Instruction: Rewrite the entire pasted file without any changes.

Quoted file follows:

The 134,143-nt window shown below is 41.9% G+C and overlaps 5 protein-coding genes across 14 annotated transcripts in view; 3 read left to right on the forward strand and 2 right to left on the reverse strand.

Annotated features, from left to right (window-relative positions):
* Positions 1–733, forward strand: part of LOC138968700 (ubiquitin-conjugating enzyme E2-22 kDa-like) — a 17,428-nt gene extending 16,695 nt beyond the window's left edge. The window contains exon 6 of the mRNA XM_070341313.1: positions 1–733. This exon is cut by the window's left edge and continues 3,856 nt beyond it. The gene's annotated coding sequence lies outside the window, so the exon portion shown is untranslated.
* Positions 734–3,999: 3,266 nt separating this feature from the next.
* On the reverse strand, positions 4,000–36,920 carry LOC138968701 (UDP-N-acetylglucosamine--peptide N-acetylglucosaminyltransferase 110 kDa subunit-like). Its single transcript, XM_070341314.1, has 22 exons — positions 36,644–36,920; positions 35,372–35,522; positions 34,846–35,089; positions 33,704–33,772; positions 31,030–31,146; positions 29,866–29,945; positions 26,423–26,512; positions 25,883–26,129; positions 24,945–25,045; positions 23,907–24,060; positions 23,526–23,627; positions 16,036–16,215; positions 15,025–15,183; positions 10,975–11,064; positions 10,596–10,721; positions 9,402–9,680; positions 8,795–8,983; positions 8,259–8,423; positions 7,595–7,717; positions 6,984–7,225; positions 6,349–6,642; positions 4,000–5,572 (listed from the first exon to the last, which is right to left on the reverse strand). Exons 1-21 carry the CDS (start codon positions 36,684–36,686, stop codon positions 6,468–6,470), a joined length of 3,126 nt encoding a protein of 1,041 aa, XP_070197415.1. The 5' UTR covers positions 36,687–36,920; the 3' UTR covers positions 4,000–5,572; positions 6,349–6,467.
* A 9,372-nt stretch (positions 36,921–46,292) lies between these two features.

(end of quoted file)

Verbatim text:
The 134,143-nt window shown below is 41.9% G+C and overlaps 5 protein-coding genes across 14 annotated transcripts in view; 3 read left to right on the forward strand and 2 right to left on the reverse strand.

Annotated features, from left to right (window-relative positions):
* Positions 1–733, forward strand: part of LOC138968700 (ubiquitin-conjugating enzyme E2-22 kDa-like) — a 17,428-nt gene extending 16,695 nt beyond the window's left edge. The window contains exon 6 of the mRNA XM_070341313.1: positions 1–733. This exon is cut by the window's left edge and continues 3,856 nt beyond it. The gene's annotated coding sequence lies outside the window, so the exon portion shown is untranslated.
* Positions 734–3,999: 3,266 nt separating this feature from the next.
* On the reverse strand, positions 4,000–36,920 carry LOC138968701 (UDP-N-acetylglucosamine--peptide N-acetylglucosaminyltransferase 110 kDa subunit-like). Its single transcript, XM_070341314.1, has 22 exons — positions 36,644–36,920; positions 35,372–35,522; positions 34,846–35,089; positions 33,704–33,772; positions 31,030–31,146; positions 29,866–29,945; positions 26,423–26,512; positions 25,883–26,129; positions 24,945–25,045; positions 23,907–24,060; positions 23,526–23,627; positions 16,036–16,215; positions 15,025–15,183; positions 10,975–11,064; positions 10,596–10,721; positions 9,402–9,680; positions 8,795–8,983; positions 8,259–8,423; positions 7,595–7,717; positions 6,984–7,225; positions 6,349–6,642; positions 4,000–5,572 (listed from the first exon to the last, which is right to left on the reverse strand). Exons 1-21 carry the CDS (start codon positions 36,684–36,686, stop codon positions 6,468–6,470), a joined length of 3,126 nt encoding a protein of 1,041 aa, XP_070197415.1. The 5' UTR covers positions 36,687–36,920; the 3' UTR covers positions 4,000–5,572; positions 6,349–6,467.
* A 9,372-nt stretch (positions 36,921–46,292) lies between these two features.